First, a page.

Back in 2009 I wrote about the home pricing website called Zillow. It was very new then and it seemed to come along at an interesting time in the housing market when, in many places across the country, home values were decreasing at an alarming rate.

Even back then I was a little bit skeptical of the site. While the property values everywhere else were drastically falling, my property values were going up anywhere from $500 to $1,500 a month. I live in central New York, and at that time we weren’t experiencing a horrible housing market. However, it was a flat market, so seeing my estimated home price increasing so much didn’t make a lot of sense. But my thought was if someone decided they wanted to buy my house and used Zillow’s estimate for it, I wasn’t going to complain.

Of course now, 3 years later, I think I have reason to complain. I’m learning more about how the system works, and truth be told, it doesn’t work on looking at comparable homes in your area. Well, let me change that up just a bit. It does look at what other homes in your area might be selling for, but that’s the only comparison they seem to use.

In my neighborhood a few homes have come up for sale. A couple of them are still on the market, but one home across the street from me was sold maybe 6 months ago. It sold for a nice rate based on the size of the house and the amount of property. The other homes, because they’re not selling, are bringing down the estimated worth of the homes of the rest of us because they keep reducing the rate.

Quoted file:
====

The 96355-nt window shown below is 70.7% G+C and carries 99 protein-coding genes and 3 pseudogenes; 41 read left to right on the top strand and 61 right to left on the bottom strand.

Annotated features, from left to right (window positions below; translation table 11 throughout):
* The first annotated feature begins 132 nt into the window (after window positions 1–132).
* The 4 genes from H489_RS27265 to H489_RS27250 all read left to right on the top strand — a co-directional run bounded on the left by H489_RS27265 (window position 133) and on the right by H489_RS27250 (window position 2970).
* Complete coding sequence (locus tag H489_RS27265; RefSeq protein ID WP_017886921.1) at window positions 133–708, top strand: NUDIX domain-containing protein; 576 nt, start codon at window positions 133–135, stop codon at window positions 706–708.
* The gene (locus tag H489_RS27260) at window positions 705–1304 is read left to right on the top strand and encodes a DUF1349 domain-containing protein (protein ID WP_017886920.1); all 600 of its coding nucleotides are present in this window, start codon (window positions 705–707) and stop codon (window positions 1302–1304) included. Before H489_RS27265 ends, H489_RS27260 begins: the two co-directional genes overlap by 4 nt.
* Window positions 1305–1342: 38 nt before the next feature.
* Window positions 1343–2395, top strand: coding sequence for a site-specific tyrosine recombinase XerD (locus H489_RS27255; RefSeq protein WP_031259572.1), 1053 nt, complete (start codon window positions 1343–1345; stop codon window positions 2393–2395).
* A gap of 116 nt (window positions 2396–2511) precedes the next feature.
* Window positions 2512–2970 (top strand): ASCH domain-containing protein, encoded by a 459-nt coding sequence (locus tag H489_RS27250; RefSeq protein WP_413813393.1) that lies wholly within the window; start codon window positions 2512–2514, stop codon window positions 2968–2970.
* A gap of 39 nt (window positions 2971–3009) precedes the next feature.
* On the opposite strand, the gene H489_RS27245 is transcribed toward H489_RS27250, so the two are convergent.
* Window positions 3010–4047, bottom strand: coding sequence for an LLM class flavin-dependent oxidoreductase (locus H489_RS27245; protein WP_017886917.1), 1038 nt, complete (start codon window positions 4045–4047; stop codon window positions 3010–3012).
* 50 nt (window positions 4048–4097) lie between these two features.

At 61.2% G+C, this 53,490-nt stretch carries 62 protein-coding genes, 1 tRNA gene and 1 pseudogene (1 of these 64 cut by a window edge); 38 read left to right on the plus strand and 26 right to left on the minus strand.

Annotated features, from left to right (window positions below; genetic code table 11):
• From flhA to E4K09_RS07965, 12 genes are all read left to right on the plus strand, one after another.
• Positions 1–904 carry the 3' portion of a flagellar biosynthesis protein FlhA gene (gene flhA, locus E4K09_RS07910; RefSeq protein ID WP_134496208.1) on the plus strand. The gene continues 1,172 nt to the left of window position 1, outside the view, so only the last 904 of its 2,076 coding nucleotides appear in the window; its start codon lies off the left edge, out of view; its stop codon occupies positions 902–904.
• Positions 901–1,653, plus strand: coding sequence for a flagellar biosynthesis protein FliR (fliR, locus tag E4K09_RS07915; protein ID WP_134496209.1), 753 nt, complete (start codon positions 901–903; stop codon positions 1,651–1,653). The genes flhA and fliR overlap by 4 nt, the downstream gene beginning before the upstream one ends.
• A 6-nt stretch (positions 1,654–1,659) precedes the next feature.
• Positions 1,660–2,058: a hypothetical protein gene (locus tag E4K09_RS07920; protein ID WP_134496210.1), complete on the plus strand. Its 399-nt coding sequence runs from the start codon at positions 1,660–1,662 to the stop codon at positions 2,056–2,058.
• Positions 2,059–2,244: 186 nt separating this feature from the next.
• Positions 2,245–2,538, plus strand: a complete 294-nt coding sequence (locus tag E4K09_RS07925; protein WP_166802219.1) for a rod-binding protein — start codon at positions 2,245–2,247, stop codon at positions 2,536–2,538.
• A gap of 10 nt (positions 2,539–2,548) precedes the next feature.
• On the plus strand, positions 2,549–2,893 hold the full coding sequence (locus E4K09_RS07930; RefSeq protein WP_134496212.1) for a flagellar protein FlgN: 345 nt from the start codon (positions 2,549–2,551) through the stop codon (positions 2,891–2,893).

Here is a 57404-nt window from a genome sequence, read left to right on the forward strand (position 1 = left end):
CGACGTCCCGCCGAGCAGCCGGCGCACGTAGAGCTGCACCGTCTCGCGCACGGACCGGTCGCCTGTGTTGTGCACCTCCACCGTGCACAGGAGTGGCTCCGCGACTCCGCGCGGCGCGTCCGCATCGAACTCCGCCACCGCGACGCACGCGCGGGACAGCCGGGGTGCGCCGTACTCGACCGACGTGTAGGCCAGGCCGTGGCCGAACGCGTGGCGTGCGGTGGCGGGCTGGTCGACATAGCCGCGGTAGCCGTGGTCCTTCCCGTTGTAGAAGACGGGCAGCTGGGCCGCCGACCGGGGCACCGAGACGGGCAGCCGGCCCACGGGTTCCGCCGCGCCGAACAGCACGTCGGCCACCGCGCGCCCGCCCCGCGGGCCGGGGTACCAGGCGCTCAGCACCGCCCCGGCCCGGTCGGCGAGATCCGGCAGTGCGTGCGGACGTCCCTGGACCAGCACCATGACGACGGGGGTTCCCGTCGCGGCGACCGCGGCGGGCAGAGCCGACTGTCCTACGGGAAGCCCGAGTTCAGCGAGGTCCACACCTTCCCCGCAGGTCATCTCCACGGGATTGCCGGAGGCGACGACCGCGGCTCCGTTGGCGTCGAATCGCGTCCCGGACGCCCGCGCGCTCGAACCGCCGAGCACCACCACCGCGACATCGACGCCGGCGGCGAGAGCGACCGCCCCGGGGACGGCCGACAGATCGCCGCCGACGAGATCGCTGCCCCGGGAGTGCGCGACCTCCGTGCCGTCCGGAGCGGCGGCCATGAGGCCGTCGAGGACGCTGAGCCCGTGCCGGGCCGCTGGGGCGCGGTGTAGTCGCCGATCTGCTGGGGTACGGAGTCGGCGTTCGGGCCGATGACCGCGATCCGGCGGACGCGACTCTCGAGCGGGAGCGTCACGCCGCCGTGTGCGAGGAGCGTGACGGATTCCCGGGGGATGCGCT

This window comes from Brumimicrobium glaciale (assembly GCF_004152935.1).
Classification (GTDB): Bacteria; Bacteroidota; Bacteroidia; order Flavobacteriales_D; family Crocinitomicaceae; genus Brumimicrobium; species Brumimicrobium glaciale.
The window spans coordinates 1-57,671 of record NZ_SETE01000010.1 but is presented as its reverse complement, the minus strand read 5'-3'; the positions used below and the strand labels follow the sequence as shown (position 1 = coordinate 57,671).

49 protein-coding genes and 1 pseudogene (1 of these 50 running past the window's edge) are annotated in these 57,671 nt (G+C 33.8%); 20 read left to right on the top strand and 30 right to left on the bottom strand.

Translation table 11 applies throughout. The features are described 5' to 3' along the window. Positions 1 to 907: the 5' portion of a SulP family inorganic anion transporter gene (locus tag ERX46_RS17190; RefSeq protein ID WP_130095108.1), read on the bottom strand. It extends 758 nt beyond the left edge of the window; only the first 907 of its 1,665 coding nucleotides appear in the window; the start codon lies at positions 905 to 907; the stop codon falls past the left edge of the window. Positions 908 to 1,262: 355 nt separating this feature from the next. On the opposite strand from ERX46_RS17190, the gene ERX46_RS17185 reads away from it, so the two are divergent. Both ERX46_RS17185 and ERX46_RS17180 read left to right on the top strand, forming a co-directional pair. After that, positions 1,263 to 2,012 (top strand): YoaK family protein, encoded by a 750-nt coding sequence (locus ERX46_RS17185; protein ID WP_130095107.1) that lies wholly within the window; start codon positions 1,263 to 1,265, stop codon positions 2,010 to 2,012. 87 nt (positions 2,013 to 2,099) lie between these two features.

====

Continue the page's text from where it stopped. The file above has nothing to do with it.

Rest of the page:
Here’s the thing. The house across the street that sold is a small 3-bedroom home with a small plot of land in front and in back of it. I own a 5-bedroom ranch style home with just over half an acre of land and no one living behind me. I own the largest plot of land in the area as a matter of fact. The other two homes that are for sell are a 3=bedroom and a 4-bedroom, neither of which has much more land than the house across the street.

Because of these other homes Zillow shows the worth of my home almost at the level of what it was when I purchased the home back in 2000, even though I got the house at a discount. The town I live in has my home assessed around $10,000 more than what Zillow says my home is worth; how is that possible?

As with most online services, Zillow bases its estimates on everything except onsite assessments of property, what the home looks like, etc. At best it’s a tool that might give you an overview of what the house might contain; for instance years ago it had this house as only having 4 bedrooms, so I went in and adjusted that, as well as updated some other things it had incorrect. So if someone did decide to look at Zillow, at least they’ve have a better idea of the dimensions and inside of the house.

Take estimates from online sites at arm’s length. Putting too much stock into these things will either make you inflate your sense of worth or irk you for how little it believes your property is worth.

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